I have to agree with Peter. I think something is amiss or just not
If the position over the base is not important, then why have both zarqa and
tsinnor in Unicode (0598, 05AE). The glyph shape is all that matters then.
Note that tsinnor is also used only in the 3 books, so it could also be
distinguished from zarqa (only in the 21 books) -- just as you point out
tsinnorit and zarqa could be distinguished. So, why two glyphs in Unicode?
In the 3 books, there are two functionally distinct accents, tsinnor and
tsinnorit, and they are placed differently over their resp. bases. Here, the
placement is graphemic; it does distinguish the two accents. There would be
no other way to distinguish them, unless one applies phonologically complex
parsing rules. Based on this observation, I think Unicode needs two glyphs,
namely to distinguish tsinnorit from tsinnor/zarqa. Tsinor and zarqa look
the same and are placed the same over the base (upper left). Tsinnorit is
the centered glyph.
That the accent applies to the word or syllable (is suprasegmental) isn't
relevant, because we are dealing with the graphemic problem that the accents
are placed over particular base letters, not the phonological level. Also,
we are already assuming that exact placement of the glyph depends on the
width of the base letter (a subgraphemic variation). Rather, we are arguing
that there is a graphemic distinction between tsinnor and tsinnorit, both
used in the 3 books. No graphemic distinction exists between tsinnor and
So, we do need two glyphs, but tsinnorit needs to be one. The other can be
for tsinnor and zarqa.
I believe 0598 = tsinnorit, not zarqa (unless you interpret "zarqa" as the
generic, place-it-where-you-will glyph shape -- ok); and 05AE =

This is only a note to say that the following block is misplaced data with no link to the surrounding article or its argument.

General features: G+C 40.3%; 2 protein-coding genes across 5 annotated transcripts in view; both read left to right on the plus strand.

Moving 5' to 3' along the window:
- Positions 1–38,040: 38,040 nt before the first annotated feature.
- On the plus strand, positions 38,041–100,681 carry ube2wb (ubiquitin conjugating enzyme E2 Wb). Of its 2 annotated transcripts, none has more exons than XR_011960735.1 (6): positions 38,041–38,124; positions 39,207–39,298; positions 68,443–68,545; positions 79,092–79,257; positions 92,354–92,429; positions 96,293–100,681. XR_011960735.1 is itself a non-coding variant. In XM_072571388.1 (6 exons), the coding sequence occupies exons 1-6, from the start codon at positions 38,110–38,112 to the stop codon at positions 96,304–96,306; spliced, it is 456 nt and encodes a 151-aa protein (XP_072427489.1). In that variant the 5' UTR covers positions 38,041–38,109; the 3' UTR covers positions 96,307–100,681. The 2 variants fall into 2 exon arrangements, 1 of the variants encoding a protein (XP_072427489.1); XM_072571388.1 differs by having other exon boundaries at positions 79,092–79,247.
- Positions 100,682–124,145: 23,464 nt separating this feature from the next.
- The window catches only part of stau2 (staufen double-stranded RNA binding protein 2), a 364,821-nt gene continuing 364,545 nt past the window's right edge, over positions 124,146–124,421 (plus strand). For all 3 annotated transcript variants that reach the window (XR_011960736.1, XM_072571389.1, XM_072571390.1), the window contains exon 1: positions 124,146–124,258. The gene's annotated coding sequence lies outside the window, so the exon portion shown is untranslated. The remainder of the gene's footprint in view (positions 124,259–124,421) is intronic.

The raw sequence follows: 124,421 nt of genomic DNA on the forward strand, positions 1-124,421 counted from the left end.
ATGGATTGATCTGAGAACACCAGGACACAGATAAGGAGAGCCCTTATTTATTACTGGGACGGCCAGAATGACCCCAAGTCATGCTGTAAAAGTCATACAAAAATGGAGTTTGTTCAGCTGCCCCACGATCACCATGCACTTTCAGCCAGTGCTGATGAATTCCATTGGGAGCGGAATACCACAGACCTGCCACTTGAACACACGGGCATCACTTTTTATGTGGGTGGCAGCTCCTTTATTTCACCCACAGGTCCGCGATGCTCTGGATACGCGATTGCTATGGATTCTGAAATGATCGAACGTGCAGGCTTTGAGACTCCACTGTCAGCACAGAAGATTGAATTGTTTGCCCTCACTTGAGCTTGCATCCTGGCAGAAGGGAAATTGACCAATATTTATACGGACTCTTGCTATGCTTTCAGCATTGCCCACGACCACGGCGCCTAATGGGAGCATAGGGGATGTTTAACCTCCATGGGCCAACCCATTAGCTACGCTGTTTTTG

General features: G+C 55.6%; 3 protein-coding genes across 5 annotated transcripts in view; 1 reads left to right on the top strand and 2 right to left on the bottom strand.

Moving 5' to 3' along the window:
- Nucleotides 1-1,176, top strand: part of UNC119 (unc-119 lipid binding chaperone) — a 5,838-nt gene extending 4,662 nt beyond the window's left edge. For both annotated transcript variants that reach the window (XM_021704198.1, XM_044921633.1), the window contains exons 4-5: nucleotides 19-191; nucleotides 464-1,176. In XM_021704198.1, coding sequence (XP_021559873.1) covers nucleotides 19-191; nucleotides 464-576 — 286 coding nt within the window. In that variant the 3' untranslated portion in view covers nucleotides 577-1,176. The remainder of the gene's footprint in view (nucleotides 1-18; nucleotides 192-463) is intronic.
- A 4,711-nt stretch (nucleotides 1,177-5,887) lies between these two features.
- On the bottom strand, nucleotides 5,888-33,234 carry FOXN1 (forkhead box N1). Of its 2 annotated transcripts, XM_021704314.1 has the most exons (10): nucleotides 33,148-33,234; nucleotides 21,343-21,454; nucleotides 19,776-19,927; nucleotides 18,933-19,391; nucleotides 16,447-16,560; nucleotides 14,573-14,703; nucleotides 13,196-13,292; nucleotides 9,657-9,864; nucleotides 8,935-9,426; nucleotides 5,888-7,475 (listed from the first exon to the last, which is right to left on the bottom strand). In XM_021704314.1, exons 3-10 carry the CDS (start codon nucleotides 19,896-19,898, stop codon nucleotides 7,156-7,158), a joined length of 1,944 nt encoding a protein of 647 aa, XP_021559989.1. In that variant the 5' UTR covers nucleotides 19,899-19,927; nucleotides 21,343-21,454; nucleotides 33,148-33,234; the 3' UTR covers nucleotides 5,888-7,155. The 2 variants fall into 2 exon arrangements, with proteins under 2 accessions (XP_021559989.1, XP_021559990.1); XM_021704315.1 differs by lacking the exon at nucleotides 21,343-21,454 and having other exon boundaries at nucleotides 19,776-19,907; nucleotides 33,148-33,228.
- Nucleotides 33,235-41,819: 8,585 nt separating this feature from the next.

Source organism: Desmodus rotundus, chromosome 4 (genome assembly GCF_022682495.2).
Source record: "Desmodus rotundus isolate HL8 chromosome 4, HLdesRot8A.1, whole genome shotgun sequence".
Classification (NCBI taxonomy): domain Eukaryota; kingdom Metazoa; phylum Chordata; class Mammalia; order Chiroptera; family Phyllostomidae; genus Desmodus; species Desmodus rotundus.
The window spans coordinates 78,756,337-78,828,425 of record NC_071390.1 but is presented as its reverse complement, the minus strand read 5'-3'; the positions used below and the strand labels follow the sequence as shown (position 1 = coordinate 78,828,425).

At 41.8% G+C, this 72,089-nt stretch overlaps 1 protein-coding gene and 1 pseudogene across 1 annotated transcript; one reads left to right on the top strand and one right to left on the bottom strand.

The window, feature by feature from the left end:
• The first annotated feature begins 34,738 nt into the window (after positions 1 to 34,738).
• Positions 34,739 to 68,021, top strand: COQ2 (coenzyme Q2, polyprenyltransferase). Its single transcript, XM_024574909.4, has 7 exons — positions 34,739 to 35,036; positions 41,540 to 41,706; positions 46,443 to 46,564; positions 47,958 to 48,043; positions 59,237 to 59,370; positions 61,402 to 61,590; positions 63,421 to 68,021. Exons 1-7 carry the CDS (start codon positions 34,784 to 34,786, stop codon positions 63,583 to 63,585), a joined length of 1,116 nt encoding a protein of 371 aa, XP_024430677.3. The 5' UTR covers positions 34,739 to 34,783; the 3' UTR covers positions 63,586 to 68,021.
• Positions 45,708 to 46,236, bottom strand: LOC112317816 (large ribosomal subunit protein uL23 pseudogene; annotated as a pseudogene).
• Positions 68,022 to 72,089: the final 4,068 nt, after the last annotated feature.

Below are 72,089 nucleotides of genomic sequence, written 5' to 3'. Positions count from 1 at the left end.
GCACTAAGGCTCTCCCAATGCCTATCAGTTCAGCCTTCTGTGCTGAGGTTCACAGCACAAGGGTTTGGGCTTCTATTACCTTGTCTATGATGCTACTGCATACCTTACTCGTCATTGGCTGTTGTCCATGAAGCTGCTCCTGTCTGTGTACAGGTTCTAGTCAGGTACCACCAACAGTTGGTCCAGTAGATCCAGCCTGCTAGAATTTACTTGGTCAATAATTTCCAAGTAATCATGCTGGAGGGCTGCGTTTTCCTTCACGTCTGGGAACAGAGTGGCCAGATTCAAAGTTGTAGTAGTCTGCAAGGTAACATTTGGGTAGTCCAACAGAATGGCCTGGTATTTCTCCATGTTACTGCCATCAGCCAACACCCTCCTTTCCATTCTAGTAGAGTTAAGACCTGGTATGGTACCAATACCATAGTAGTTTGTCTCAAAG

Note on spelling: Unicode spells tsinnor "zinor". I'm now taking my
spellings from the Tabula Accentuum that comes with the Biblica Hebraica
Stuttgartensia, which provides exacts transliterations.
Sorry to belabor such a seemingly minor issue...
From: Jonathan Rosenne [mailto:firstname.lastname@example.org]
Sent: Friday, January 29, 1999 9:57 AM
To: Unicode List
Cc: Unicode List
Subject: Re: question re: Hebrew accents
There are indeed two characters, Zarqa and Tsinor, 0598 and 05AE.
Zarqa and Tsinorit look the same and have similar meaning, but cannot be
confused because Zarqa is used only with the 21 books of the Old Testament
and Tsinorit only with the 3 EMET books (Job, Proverbs, Psalms).
The placement of accents depends on the shape of the letter and the points
it carries. They actually belong to the word, not to a specific letter of
it, and are normally placed on the consonant of the syllable that has the
The placement of the accents depends on the
At 07:52 29/01/99 -0800, Peter_Constable@sil.org wrote:
> J>Zarqa is basically "above". The detailed positioning rules of
> Hebrew points and accents are too complex and imprecise and are
> of no interest to character standards. Unicode provides just a
> general indication of the placement.
> J>For example, the placement of Dagesh, basically a dot in the
> center of the letter, is affected by aesthetic considerations
> and conventions such that most font makes prefer to have the
> each letter with Dagesh a separate font. Or Sheva, basically
> "below", is moved to the right on some letters.
> I don't think a single character zarqa really is adequate.
> Consider dagesh: as you've indicated, aesthetic considerations
> can require a slightly different position for nearly every
> consonant that it occurs with. Yet, for a given consonant it
> would only ever occur in a single position. The is different
> from the situation with the zarqa/zinor/zinnorit glyph, which
> can appear over a given consonant in more than one position
> with the different positions having different significance. So,
> there are two distinct characters needed, whatever it seems
> best to call them. Indeed, in each case aesthetics require
> careful positioning on a consonant by consonant basis.
> Nevertheless, it is my understanding that two distinct
> characters are needed here.
> Peter Constable
> Non-Roman Script Initiative, SIL
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